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Christina Queen of Sweden: The Restless Life of a European Eccentric (Englisch) Taschenbuch – 6. Juni 2005

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  • Taschenbuch: 512 Seiten
  • Verlag: HarperPerennial (6. Juni 2005)
  • Sprache: Englisch
  • ISBN-10: 1841157368
  • ISBN-13: 978-1841157368
  • Größe und/oder Gewicht: 18,8 x 13 x 3,6 cm
  • Durchschnittliche Kundenbewertung: 5.0 von 5 Sternen  Alle Rezensionen anzeigen (1 Kundenrezension)
  • Amazon Bestseller-Rang: Nr. 1.196.271 in Fremdsprachige Bücher (Siehe Top 100 in Fremdsprachige Bücher)

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'A stunning debut and an absorbing page-turner. Veronica Buckley writes with immense style, vitality and great humanity. As compelling as the most riveting of novels.' Alison Weir 'Her book is much less a debut than the highly polished work of a writer who has been thinking about and loving her subject for years, and her enjoyment in the writing of Queen Christina's life is wonderfully translated into our pleasure in reading it.' Stella Tillyard, Sunday Times 'Veronica Buckley has a flair for description and relates this extraordinary life with sympathy and engaging panache.' John Adamson, Sunday Telegraph 'This is a splendidly robust and colourful account of a remarkable woman and the turbulent age in which she lived. Astonishingly, this is Veronica Buckley's first book. May she write many more.' Philip Ziegler, Daily Telegraph


The groundbreaking biography of one of the most progressive, influential and entertaining women of the seventeenth century, Christina Alexandra, Queen of Sweden. In 1654, to the astonishment and dismay of her court, Christina Alexandra announced her abdication in favour of her cousin, Charles. Instrumental in bringing the Thirty Years War to a close at the age of 22, Christina had become one of the most powerful monarchs in Europe. She had also become notorious for her extravagant lifestyle. Leaving the narrow confines of her homeland behind her, Christina cut a remarkable path across Europe. She acted as mediator in the Franco-Spanish War and, in return for financial support, was received into the Roman Catholic Church despite the fierce condemnation of her protestant countrymen. Christina settled in Rome at the luxurious Palazzo Farnese where she established a lavish salon for Rome's artists and intellectuals. More than once she was forced to leave Rome while one scandal or another died down; she was painted a lesbian, a prostitute and even a hermaphrodite. Her most impassioned affair was with a well-connected Cardinal.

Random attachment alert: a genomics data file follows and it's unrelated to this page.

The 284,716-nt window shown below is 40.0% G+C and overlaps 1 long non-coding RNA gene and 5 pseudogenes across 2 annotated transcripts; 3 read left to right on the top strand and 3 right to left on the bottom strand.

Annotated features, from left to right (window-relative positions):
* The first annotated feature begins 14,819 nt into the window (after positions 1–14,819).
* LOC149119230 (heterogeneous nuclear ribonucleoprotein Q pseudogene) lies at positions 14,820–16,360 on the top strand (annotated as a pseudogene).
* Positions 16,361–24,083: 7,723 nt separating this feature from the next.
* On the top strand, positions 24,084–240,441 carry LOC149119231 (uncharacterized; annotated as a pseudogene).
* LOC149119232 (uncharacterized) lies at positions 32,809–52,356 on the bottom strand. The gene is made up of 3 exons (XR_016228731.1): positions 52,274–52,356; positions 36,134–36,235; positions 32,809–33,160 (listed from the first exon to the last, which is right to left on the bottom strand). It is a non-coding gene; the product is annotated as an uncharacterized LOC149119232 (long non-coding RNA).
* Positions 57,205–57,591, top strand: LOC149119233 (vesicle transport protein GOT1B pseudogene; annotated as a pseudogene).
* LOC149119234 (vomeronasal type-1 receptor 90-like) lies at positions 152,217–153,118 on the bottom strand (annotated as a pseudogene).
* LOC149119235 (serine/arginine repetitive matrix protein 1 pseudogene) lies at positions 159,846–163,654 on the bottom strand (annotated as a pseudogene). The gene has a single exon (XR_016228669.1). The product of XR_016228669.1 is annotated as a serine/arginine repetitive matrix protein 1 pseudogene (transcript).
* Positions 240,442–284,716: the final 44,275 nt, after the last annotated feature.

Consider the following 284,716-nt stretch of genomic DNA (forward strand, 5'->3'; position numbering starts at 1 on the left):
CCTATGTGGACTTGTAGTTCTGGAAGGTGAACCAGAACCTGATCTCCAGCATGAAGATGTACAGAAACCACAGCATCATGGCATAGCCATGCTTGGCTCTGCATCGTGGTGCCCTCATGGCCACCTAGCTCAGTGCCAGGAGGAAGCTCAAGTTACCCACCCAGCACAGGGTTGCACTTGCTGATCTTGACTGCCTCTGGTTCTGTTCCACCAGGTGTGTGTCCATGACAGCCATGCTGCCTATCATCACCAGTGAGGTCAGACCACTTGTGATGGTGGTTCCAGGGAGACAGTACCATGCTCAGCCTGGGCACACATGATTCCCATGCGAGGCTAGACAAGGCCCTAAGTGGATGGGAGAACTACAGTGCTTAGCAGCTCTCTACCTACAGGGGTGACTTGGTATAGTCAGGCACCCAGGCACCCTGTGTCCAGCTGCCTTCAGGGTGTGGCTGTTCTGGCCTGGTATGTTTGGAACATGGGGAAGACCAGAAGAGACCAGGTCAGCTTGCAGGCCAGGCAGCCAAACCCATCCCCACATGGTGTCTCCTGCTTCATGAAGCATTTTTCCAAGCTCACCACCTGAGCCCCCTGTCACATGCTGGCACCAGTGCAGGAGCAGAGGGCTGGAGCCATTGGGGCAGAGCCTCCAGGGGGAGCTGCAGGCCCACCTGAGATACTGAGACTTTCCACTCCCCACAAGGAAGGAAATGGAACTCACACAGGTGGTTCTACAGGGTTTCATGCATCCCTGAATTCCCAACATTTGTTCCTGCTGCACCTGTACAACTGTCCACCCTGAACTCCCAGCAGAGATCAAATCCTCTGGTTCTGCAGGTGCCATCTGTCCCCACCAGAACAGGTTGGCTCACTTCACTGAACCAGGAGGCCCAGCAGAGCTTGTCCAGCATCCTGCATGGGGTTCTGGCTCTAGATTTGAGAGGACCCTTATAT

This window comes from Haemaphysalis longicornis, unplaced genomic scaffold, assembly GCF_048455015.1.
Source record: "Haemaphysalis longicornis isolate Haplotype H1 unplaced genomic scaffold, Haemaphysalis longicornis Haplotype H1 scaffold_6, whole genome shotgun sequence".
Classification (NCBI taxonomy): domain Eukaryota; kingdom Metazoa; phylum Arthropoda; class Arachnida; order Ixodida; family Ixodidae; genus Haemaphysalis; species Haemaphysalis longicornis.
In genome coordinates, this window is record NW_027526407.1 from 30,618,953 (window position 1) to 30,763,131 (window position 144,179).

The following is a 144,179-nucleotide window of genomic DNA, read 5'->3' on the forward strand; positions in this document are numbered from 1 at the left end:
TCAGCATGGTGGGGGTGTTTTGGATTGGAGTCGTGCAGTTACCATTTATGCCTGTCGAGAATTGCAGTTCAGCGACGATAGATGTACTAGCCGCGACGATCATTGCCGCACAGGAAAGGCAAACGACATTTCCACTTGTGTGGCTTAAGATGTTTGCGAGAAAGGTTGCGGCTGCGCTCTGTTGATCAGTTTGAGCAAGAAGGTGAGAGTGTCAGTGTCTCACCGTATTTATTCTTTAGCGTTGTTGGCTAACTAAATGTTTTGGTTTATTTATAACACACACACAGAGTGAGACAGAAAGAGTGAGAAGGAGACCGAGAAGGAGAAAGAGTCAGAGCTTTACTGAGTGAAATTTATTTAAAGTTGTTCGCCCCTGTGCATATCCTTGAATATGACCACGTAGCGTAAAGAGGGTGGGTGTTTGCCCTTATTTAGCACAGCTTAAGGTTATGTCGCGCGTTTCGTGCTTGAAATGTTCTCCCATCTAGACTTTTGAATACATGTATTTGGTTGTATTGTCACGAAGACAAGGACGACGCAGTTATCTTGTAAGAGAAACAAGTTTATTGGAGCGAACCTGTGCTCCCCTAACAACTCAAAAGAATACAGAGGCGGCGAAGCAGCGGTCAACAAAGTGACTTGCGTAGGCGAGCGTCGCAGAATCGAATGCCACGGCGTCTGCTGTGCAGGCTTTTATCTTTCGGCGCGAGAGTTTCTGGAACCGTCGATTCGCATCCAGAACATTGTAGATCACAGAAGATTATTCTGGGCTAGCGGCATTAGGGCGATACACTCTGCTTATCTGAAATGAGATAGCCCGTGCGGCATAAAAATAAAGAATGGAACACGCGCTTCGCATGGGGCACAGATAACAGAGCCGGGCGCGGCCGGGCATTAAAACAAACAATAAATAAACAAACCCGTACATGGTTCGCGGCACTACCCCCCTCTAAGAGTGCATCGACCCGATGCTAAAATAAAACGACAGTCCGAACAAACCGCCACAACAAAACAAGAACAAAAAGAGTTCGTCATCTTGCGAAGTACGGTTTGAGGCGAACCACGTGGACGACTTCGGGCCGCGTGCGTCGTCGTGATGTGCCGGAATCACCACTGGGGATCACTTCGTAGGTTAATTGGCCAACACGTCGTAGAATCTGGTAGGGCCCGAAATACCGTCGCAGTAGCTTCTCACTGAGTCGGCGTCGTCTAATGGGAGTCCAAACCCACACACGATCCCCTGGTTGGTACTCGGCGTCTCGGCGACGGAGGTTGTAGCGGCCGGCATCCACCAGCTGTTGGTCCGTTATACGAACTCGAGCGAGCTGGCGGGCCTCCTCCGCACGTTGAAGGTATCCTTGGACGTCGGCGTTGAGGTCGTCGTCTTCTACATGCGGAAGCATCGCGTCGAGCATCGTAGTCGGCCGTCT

Later, when financial support from the Pope and the Spanish crown dried up, Christina began to court French favour, eventually even plotting with them to overthrow the Spanish at Naples, where she hoped to be installed as queen. Despite her political vacillations and a lifelong refusal to restrain her appetites, Christina ended her days in Rome relatively free from disfavour and financial strife. At the express order of the Pope, she was buried, with full ceremony, in the walls of St Peter's Basilica, one of only two women to be so honoured. Reminiscent of Amanda Foreman's Georgiana, Duchess of Devonshire and Claire Tomalin's Jane Austen: A Life, Buckley combines a personal approach with a lively interest in the social and historical world of seventeenth-century Europe to bring this remarkable personality to life.

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Von Amelrode am 29. Oktober 2008
Format: Gebundene Ausgabe
is perhaps the word most suited for the book and its subject.